Despite what the title suggests, Dislocations is not about a growing disconnection to the landscape, but rather about the multifarious ways we experience and represent it. By bringing together works from different eras (many of them by major artists) in unusual and unexpected ways, it opens up multiple perspectives on the subject. While acknowledging that landscape is mistreated, plundered and contested, it also reminds us that it still has the power to enchant.

Meanwhile, Ruth Ewan’s solo show at the Cooper Gallery in Dundee brings an entire landscape right into the gallery: a meadow of wild flowers and grasses. Ewan’s work is informed by the radicalism of the past, and How Many Flowers Make the Spring? plays on the common link made between spring flowers and grassroots politics (from the Flowers of the Forest to the Arab Spring). As we breathe the fresh meadow air, we listen to five activists speak about their lives.

We Could Have Been Anything That We Wanted to Be, by Ruth Ewan PIC: Sally Jubb

Ewan’s exhibition is part of the Cooper Gallery’s five-part project The Ignorant Art School: Five Sit-Ins Towards Creative Emancipation, which is rooted in a similarly radical, hopeful spirit. Workshops and events during lockdown helped participants connect to Dundee’s radical past, from the French Revolution to the Timex dispute. Core to Ewan’s work is that the idea that radicalism is a continuum; the call to action goes on, including to us, the viewers.

Radical thinking is about having the courage to imagine the world differently, embodied here in the French Revolutionary Calendar, with its decimalised ten-hour days and ten-day weeks. There is a perpetual calendar in the lower gallery and a clock on the outside of the building. Somehow the show manages to embody simultaneously the fact that most radical enterprises (the calendar included) are more idealistic than successful, while still conveying hope in the possibility of change. The mood is one of optimism.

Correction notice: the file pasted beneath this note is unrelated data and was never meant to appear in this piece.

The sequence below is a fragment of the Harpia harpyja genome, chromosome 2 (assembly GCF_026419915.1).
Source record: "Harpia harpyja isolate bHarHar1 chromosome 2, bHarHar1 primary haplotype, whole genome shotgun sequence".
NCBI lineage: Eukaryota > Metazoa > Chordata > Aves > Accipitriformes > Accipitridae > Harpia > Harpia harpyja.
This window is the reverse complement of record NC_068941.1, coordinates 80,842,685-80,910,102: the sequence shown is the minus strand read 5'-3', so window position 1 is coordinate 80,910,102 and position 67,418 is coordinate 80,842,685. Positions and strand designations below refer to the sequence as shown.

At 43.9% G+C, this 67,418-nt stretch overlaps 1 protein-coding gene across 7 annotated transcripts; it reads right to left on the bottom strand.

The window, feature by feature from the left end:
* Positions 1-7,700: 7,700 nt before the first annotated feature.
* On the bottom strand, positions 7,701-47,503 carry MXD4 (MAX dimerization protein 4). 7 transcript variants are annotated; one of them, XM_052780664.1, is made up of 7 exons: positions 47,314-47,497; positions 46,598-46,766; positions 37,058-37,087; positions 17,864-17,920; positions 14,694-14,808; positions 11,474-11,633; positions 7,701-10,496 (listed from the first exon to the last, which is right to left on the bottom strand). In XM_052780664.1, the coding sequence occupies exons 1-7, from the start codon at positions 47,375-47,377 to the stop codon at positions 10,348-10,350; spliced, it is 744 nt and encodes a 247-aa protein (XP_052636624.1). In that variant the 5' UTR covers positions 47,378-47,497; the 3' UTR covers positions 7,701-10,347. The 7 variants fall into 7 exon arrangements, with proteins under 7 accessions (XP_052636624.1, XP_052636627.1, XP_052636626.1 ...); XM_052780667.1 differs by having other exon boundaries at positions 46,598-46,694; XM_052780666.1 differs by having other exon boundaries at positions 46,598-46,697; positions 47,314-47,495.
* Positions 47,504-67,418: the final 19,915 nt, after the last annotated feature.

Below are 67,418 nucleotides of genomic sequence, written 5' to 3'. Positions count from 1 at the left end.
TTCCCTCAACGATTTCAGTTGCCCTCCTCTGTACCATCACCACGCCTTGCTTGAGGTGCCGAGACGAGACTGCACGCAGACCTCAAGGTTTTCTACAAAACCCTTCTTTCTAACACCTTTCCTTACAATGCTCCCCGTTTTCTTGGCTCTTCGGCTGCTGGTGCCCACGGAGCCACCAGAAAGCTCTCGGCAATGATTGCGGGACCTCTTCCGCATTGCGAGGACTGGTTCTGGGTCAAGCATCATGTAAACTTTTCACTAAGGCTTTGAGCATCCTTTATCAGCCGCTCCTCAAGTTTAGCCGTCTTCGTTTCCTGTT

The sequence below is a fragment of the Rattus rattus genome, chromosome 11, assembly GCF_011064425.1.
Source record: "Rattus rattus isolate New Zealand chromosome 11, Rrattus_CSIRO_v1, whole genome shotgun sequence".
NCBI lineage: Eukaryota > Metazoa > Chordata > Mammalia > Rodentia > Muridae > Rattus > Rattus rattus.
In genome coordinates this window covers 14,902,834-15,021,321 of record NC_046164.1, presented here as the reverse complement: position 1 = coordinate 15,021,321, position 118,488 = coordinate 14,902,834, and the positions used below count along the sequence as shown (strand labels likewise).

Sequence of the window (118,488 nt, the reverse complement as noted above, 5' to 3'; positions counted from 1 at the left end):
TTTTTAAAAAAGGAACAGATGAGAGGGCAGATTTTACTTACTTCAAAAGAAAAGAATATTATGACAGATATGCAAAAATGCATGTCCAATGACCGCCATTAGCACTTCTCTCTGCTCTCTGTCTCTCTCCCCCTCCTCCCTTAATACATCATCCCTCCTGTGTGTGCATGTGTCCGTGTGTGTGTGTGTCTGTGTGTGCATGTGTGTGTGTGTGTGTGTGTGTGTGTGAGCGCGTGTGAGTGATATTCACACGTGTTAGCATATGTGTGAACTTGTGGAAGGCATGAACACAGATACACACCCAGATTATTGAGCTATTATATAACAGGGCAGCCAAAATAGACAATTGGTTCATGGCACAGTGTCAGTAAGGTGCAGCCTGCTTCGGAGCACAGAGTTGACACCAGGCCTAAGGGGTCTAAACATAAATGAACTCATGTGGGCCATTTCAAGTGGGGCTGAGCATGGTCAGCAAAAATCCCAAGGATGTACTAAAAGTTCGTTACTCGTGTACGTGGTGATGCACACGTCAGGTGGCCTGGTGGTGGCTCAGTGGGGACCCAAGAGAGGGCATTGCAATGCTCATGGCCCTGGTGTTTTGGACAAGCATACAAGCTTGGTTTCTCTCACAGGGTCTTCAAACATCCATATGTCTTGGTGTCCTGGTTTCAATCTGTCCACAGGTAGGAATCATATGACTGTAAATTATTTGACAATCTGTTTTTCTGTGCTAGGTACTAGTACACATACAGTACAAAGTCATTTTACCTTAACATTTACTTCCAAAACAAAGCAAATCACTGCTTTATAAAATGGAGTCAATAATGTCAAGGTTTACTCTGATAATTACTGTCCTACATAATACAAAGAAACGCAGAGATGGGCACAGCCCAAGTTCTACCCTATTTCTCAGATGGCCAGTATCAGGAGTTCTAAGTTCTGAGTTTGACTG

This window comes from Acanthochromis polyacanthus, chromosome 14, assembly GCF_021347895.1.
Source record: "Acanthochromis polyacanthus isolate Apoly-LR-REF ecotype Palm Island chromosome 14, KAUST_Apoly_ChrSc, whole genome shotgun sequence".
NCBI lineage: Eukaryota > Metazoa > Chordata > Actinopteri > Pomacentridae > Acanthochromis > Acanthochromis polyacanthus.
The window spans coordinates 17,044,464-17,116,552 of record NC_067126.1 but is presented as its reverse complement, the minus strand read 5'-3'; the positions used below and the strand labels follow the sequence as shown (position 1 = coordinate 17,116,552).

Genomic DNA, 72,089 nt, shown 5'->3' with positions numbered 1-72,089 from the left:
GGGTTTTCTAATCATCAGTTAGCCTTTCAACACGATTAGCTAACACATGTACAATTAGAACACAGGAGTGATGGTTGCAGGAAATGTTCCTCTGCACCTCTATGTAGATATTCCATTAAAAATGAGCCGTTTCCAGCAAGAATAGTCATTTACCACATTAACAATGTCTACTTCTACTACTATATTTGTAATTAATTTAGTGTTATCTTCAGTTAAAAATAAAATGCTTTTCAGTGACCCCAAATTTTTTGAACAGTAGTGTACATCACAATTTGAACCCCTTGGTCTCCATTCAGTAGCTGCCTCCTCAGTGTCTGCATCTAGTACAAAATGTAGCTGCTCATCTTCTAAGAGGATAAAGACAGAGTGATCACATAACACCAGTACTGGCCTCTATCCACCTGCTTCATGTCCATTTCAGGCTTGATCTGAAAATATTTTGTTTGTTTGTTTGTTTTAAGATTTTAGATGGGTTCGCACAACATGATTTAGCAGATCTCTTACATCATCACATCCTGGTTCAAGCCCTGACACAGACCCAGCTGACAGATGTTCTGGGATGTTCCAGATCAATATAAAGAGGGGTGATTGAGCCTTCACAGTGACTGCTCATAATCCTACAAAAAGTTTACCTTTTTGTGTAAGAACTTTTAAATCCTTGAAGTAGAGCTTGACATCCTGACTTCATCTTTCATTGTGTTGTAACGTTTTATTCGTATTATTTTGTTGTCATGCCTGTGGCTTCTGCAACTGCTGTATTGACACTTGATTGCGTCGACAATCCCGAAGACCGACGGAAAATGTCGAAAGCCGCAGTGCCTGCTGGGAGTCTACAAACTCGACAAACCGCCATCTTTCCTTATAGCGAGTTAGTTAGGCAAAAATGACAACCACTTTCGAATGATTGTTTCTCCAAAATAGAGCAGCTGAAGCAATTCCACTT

A very different mood is evoked equally effectively in Martin Boyce’s solo exhibition at Modern Institute’s Airds Lane space. The Glasgow-based artist, who won the Turner Prize in 2011, works with architectural space and design and some of his best installations use these components together to create powerful atmospheres.

Walls and dividers create a closed-in space in the gallery with a kind of looming quiet. The room is barricaded against the outside world; there are three doors, each with a chair jammed under the handle. Meanwhile, the space is furnished with coloured vertical panels, each with a wall-mounted landline phone attached, though instead of numbered buttons they have abstract shapes relating to a modernist alphabet Boyce developed.

Installation view of No Clouds or Streams, No Information or Memory, by Martin Boyce

They look quaint and a little forlorn, while the paint in the panels is fading or stained; it feels like an office-of-the-future design decades ago, then sealed up and forgotten. The world, meanwhile, has moved on, communicating through “streaming” and “the cloud”, storing digital memories in invisible technology.

Boyce manages to suggest human presence while conveying its absence in the barricaded doors and silent phones. Marked by his characteristic attention to detail – each panel is subtley different – and playing with vertical and horizontal planes, this is a unsettling show which makes its various elements work fluidly together to create a simultaneous sense of vulnerability and menace.

Dislocations runs until 5 December; Ruth Ewan and Martin Boyce until 23 October

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Installation view of No Clouds or Streams, No Information or Memory, by Martin Boyce